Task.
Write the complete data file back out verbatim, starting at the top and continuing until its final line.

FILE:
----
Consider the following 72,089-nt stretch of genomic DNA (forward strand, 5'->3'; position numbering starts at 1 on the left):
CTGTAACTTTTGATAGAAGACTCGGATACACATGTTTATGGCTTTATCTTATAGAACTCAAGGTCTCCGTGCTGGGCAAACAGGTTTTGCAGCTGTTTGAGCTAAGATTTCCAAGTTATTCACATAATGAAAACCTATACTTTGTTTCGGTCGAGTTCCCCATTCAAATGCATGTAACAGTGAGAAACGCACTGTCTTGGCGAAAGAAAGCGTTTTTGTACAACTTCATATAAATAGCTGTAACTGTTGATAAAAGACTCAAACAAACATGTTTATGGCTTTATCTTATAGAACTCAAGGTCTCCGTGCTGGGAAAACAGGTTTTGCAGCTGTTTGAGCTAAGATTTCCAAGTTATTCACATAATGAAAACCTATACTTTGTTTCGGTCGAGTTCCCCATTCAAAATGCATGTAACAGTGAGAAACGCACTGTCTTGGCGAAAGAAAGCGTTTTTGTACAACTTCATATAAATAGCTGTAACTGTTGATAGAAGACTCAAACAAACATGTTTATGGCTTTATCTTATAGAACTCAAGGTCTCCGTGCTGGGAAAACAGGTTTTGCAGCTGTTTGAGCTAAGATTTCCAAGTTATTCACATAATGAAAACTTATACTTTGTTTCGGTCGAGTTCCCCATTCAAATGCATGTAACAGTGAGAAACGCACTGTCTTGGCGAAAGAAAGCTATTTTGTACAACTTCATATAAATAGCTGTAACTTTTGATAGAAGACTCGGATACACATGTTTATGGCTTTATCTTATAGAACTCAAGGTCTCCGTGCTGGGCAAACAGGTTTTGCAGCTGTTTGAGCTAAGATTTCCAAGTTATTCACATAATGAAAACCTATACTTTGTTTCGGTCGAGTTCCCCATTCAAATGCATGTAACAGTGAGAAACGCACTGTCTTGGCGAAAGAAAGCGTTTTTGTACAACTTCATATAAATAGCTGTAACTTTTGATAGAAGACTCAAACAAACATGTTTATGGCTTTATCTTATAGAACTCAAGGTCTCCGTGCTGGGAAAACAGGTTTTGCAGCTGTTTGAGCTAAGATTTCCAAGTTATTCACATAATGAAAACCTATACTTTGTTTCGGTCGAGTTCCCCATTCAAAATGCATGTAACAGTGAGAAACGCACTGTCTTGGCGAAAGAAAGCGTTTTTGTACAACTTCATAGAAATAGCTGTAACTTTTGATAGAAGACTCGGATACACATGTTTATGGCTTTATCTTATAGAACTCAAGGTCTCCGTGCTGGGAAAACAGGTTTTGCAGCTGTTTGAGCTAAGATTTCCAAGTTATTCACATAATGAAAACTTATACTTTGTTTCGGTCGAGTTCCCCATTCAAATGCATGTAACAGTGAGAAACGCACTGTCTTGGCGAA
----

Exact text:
Consider the following 72,089-nt stretch of genomic DNA (forward strand, 5'->3'; position numbering starts at 1 on the left):
CTGTAACTTTTGATAGAAGACTCGGATACACATGTTTATGGCTTTATCTTATAGAACTCAAGGTCTCCGTGCTGGGCAAACAGGTTTTGCAGCTGTTTGAGCTAAGATTTCCAAGTTATTCACATAATGAAAACCTATACTTTGTTTCGGTCGAGTTCCCCATTCAAATGCATGTAACAGTGAGAAACGCACTGTCTTGGCGAAAGAAAGCGTTTTTGTACAACTTCATATAAATAGCTGTAACTGTTGATAAAAGACTCAAACAAACATGTTTATGGCTTTATCTTATAGAACTCAAGGTCTCCGTGCTGGGAAAACAGGTTTTGCAGCTGTTTGAGCTAAGATTTCCAAGTTATTCACATAATGAAAACCTATACTTTGTTTCGGTCGAGTTCCCCATTCAAAATGCATGTAACAGTGAGAAACGCACTGTCTTGGCGAAAGAAAGCGTTTTTGTACAACTTCATATAAATAGCTGTAACTGTTGATAGAAGACTCAAACAAACATGTTTATGGCTTTATCTTATAGAACTCAAGGTCTCCGTGCTGGGAAAACAGGTTTTGCAGCTGTTTGAGCTAAGATTTCCAAGTTATTCACATAATGAAAACTTATACTTTGTTTCGGTCGAGTTCCCCATTCAAATGCATGTAACAGTGAGAAACGCACTGTCTTGGCGAAAGAAAGCTATTTTGTACAACTTCATATAAATAGCTGTAACTTTTGATAGAAGACTCGGATACACATGTTTATGGCTTTATCTTATAGAACTCAAGGTCTCCGTGCTGGGCAAACAGGTTTTGCAGCTGTTTGAGCTAAGATTTCCAAGTTATTCACATAATGAAAACCTATACTTTGTTTCGGTCGAGTTCCCCATTCAAATGCATGTAACAGTGAGAAACGCACTGTCTTGGCGAAAGAAAGCGTTTTTGTACAACTTCATATAAATAGCTGTAACTTTTGATAGAAGACTCAAACAAACATGTTTATGGCTTTATCTTATAGAACTCAAGGTCTCCGTGCTGGGAAAACAGGTTTTGCAGCTGTTTGAGCTAAGATTTCCAAGTTATTCACATAATGAAAACCTATACTTTGTTTCGGTCGAGTTCCCCATTCAAAATGCATGTAACAGTGAGAAACGCACTGTCTTGGCGAAAGAAAGCGTTTTTGTACAACTTCATAGAAATAGCTGTAACTTTTGATAGAAGACTCGGATACACATGTTTATGGCTTTATCTTATAGAACTCAAGGTCTCCGTGCTGGGAAAACAGGTTTTGCAGCTGTTTGAGCTAAGATTTCCAAGTTATTCACATAATGAAAACTTATACTTTGTTTCGGTCGAGTTCCCCATTCAAATGCATGTAACAGTGAGAAACGCACTGTCTTGGCGAA